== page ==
Janet Yellen Faces 2 Tasks Before Congress

Posted February 15, 2017

The US dollar jumped in value as Federal Reserve chair Janet Yellen told Congress a delay in raising interest rates could be "unwise" if the US economy continues to perform well, despite uncertainty around the outlook. Indeed, while Yellen declined to specify how fiscal policies will impact the pace at which the Fed will remove its monetary policy accommodation, waiting too long would be "unwise" and could potentially force the FOMC to raise rates too quickly, disrupting financial markets, and raising the risk of a USA recession.

The Fed chair says there is "considerable uncertainty" about the economic outlook because of possible changes in government spending, taxes, productivity growth, and developments overseas.

"Though our base case is that the Fed may not raise rates next month, a March hike is still very much on the table", Rieder said in a blog post Friday.

Before Yellen took the hot seat Thursday, Richmond Fed President Jeffrey Lacker said it's "pretty clear" any new fiscal policies will require higher rates.

Financial markets specialist Professor James Angel from Georgetown University explained why: "Often politicians will want central banks to do things that are short term expedient, but long term risky for the economy".

Richmond Fed President Jeffrey Lacker said the central bank will likely have to raise rates more rapidly than the markets now expect given that any new policies by the Trump administration, while uncertain, will force the Fed's hand.

Yellen starts her testimony before the Senate Banking Committee at 10:00 a.m. ET (1500 GMT). During the financial crisis, the Fed purchased large-scale assets to hold down long-term interest rates. Business sentiment has continued to improve in recent months, while inflation has moved up, as the effects of earlier declines in energy and import prices have diminished, Yellen said.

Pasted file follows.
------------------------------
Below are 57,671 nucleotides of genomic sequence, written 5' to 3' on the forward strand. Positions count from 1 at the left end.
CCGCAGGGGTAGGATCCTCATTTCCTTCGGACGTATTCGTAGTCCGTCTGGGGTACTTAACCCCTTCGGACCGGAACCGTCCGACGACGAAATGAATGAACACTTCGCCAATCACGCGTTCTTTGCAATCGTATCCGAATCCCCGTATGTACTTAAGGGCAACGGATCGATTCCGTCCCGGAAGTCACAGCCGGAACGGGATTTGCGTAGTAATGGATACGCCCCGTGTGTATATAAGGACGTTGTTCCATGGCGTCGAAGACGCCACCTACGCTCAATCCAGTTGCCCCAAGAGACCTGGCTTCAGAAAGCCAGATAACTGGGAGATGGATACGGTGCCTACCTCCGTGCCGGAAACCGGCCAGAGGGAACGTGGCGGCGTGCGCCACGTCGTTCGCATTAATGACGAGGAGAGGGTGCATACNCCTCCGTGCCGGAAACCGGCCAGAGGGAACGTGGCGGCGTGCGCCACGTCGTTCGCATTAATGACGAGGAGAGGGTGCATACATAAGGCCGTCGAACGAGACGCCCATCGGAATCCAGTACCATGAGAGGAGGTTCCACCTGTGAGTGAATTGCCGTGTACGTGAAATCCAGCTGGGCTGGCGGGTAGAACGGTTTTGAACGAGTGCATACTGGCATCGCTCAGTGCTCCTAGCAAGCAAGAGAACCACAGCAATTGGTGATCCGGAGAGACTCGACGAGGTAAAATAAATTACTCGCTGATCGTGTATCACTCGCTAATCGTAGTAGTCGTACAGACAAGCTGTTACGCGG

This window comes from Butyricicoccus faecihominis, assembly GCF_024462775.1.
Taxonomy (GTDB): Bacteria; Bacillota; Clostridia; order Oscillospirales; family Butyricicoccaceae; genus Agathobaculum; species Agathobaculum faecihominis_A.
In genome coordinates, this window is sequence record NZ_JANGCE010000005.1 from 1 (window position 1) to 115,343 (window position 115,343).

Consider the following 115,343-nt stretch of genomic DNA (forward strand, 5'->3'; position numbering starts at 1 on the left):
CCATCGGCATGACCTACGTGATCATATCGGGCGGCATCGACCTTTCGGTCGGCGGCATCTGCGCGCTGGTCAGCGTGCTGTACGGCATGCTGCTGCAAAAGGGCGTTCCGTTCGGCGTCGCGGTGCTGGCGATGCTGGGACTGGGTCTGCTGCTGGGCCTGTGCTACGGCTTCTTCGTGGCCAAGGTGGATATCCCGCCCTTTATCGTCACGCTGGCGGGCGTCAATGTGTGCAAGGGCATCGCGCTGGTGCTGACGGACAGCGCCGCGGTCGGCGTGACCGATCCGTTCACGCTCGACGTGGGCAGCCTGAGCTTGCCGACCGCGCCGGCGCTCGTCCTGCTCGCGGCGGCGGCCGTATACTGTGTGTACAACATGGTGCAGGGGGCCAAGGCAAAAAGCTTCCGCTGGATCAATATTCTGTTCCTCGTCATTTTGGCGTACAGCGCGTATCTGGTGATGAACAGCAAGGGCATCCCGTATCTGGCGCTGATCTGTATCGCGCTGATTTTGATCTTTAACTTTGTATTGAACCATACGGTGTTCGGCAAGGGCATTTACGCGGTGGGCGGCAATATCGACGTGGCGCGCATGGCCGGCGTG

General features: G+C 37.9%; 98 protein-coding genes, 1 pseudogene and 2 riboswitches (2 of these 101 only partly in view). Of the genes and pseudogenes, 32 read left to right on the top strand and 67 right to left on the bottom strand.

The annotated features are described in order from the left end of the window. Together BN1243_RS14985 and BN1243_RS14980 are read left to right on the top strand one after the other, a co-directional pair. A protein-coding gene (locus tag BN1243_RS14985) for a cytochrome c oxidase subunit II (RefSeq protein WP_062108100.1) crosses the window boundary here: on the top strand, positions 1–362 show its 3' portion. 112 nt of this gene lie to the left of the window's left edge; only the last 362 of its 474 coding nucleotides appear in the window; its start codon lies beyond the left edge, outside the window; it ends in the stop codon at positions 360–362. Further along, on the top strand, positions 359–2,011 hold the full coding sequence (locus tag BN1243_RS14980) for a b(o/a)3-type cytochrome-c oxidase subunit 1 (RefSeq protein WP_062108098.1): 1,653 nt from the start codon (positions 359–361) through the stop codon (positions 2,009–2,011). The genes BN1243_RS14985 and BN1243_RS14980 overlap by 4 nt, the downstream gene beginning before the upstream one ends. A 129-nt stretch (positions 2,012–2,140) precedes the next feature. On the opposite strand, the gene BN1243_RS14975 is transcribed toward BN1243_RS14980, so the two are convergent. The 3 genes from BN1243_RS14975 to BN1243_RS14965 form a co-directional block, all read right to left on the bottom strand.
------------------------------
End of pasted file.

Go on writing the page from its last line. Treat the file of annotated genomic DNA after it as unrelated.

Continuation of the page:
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Her comments on monetary policy gave few additional hints on the timing of the Fed's next rate increase and how many of them were planned for 2017, as she repeated familiar statements that "monetary policy is not on a preset course". His resignation, effective in early April, will create a third vacancy on the seven-member board for Trump to fill.

Janet Yellen really doesn't want to talk about Donald Trump.

Beyond Dodd-Frank, Yellen could be pressed about Republican efforts to diminish the Fed's independence, in part by subjecting it to more intensive audits.

"She seemed more hawkish than the market expected", said Michael Arone, chief investment strategist at State Street Global Advisors, meaning more prone to hike interest rates.

As is customary for the Fed chair, Yellen is scheduled to testify again on Wednesday before the House Financial Services Committee.

The Standard & Poor's 500 index rose 9.33 points, or 0.4 percent, to 2,337.58 for its sixth straight day of gains.

The dollar also got a lift from Trump's promise last week of a "phenomenal" tax plan that the White House said would include tax cuts for businesses and individuals.